George Pearse Ennis Birth 21 July 1884 in St Louis Missouri Death 29 August 1936 in Utica, Oneida, New York
Parents Allen Rucker Ennis 1852–1912 Lillian Webber "Lillie" Pearse Ennis 1862–1930
sister Allene Jeanette Ennis 1892–1958
Half Siblings Josephine W. Ennis 1880–unknown
Spouse 1 Georgia Studwell Leaycraft Ennis 1884–1924
Spouse 2 Gladys Atwood ENNIS 1891–1953
George Pearse Ennis, a prominent early-twentieth century American artist, was known for his landscapes, marines, mural decorations, and achieved an international reputation for his watercolors. After turning down an appointment at West Point to become an artist, Ennis studied in St. Louis at the Art School of Washington University, the St. Louis Art Museum, the Holmes Art School of Chicago, and under William Merritt Chase at his school in New York. Among the many awards Ennis received for his work were prizes at the Salmagundi Club, including the Shaw Prize, in 1922, 1923 and 1925; the Kramer Prize of the Art Institute of Chicago in 1922; the Isador Prizes in Watercolor and Pencil Drawing in 1924; the William Church Osborn Prize in 1926; the Gallatin Prize for landscape in 1927; the Dana gold medal from the Philadelphia Water Color Club in 1931; a prize at the Wilmington Watercolor Club in 1931; a prize at the New York Watercolor Club in 1932; and the Zabriskie Prize of the American Water Color Society in 1934. Ennis founded the Eastport School of Art in Maine in 1922, and was a founder of and taught at the Grand Central Painters and Sculptors Gallery and School of Art in New York. In 1929 he was appointed Head of the John and Mable Ringling Art Museum at Sarasota, Florida. In October 1932, Ennis opened the George Pearse Ennis School of Painting in New York City. He was a member of the Allied Artists of America, the American Watercolor Society, the Aquarelists, the Artists Aid Society, the Artists Fund Society, the Boston Art Club, the Florida Fine Arts Association, the Guild of American Painters, the New York Architectural League, the New York Watercolor Club, of which he was elected president in 1933, the New York Society of Painters, and the Salmagundi Club.
His works are represented in the collections of the Metropolitan Museum of Art and the National Academy of Design, New York, the Brooklyn Museum, the George Eastman Collection, Rochecter, New York, the Pennsylvania Academy of Fine Arts, Philadelphia, the Art Institute of Chicago, the University of Arkansas at Fayettville, and the Albright-Knox Gallery in Buffalo. He was also the author of the article on watercolor painting in the 1931 edition of the Encyclopedia Britannica. Ennis also worked in stained glass, producing designs for windows at the New York Athletic Club, the Church of All Nations, New York, and in 1929 he designed five windows for the chancel of the Gothic chapel of the Methodist Episcopal Church Home at Broadway and 244th St. in New York. He also designed the Victory Windows for the chapel of the U.S. Military Academy at West Point, the Unitarian Church of Eastport, Maine, the Presbyterian Church of Cornwall, New York, the Calvary Methodist Church in Bronx, New York, the First Baptist Church in Jamaica, New York, and the Arts Club in Washington, D.C.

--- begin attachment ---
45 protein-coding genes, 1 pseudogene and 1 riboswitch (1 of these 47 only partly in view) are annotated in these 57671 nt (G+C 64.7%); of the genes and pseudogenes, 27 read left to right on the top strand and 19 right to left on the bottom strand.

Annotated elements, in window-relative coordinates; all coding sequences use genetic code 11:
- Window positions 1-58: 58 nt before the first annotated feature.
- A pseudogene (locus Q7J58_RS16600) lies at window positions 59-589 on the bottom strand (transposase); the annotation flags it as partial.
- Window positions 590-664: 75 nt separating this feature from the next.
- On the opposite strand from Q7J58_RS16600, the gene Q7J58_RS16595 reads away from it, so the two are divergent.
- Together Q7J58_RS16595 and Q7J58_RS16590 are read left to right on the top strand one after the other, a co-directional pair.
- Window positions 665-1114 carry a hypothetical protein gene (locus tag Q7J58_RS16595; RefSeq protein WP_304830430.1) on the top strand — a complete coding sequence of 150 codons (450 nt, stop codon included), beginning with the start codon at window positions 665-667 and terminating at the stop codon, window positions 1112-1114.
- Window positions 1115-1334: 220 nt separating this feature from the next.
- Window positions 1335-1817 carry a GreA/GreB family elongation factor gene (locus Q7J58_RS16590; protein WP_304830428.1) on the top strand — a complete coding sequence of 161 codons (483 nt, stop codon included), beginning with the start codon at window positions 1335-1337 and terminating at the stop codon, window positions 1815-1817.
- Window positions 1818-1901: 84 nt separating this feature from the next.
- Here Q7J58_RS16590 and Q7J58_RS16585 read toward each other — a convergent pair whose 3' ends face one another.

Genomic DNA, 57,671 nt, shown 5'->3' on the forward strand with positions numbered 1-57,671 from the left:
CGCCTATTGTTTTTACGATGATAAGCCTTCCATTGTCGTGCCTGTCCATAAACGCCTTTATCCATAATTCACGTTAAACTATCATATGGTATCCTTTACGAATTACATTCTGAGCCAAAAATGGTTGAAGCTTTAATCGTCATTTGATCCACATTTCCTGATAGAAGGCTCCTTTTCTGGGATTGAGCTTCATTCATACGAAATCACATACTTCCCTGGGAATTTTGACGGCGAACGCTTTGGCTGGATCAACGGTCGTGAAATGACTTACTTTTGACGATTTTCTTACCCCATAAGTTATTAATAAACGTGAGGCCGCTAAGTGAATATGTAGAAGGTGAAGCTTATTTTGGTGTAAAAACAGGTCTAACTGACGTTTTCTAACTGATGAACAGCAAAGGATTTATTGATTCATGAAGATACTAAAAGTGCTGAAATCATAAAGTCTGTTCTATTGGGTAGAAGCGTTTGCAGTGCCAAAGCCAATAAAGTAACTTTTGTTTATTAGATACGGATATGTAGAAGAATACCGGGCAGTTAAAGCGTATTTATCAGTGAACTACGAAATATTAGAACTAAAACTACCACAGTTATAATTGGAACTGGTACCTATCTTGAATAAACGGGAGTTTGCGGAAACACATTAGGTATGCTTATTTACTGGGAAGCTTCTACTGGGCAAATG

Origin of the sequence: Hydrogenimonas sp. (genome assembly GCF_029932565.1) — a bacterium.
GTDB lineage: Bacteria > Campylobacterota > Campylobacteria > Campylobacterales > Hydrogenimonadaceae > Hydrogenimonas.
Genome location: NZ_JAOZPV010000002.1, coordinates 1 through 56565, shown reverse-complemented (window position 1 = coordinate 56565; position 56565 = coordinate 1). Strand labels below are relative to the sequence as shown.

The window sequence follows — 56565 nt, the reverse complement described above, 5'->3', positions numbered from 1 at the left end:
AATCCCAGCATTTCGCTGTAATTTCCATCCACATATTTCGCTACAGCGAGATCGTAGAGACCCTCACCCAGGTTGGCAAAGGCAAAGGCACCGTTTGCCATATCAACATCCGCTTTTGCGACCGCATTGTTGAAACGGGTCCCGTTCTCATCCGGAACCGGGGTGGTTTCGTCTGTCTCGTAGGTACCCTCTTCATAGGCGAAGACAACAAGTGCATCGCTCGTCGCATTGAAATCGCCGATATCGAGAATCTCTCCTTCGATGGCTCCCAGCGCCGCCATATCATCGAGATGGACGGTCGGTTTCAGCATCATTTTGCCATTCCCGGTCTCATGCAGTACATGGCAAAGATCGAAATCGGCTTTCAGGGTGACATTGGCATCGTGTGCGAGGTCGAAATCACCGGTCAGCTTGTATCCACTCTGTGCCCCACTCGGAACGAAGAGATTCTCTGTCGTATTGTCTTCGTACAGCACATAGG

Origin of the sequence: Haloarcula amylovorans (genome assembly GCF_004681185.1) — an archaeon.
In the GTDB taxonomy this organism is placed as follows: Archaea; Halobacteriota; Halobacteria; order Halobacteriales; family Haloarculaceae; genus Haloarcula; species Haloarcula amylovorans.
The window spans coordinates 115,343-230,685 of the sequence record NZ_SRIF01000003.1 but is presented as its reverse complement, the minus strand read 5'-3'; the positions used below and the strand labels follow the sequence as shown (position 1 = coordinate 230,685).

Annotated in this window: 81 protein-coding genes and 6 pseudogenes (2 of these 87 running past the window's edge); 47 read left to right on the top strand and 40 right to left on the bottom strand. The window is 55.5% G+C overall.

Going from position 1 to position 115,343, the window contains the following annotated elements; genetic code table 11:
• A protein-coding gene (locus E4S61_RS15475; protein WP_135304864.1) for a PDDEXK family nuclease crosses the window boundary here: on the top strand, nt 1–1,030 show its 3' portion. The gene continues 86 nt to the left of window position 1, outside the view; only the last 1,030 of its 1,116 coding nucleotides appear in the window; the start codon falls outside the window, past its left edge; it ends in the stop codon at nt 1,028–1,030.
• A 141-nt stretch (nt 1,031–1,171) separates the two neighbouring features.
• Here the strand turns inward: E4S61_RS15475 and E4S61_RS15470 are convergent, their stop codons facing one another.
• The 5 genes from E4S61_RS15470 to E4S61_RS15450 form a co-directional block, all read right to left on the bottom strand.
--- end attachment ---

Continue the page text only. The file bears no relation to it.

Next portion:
On August 6, 1936, George Pearse Ennis' career, described as one of the most fruitful in America up to that time, was cut short after a tragic automobile accident that claimed his life and severely injured his wife. He was 52 years old. At the time of his death, he was directing twelve artists of the Works Progress Administration in the execution of a stained-glass window showing important scenes from the life of George Washington, for Washington Hall at the United States Military Academy. Following Ennis's death, a number of memorial exhibitions were held in his honor, including an exhibition of his watercolors at the Denver Art Museum in October, 1936, an exhibition of oils and watercolors at the Grand Central Galleries in New York in January, 1937, and at the American Water Color Society's annual in 1937.
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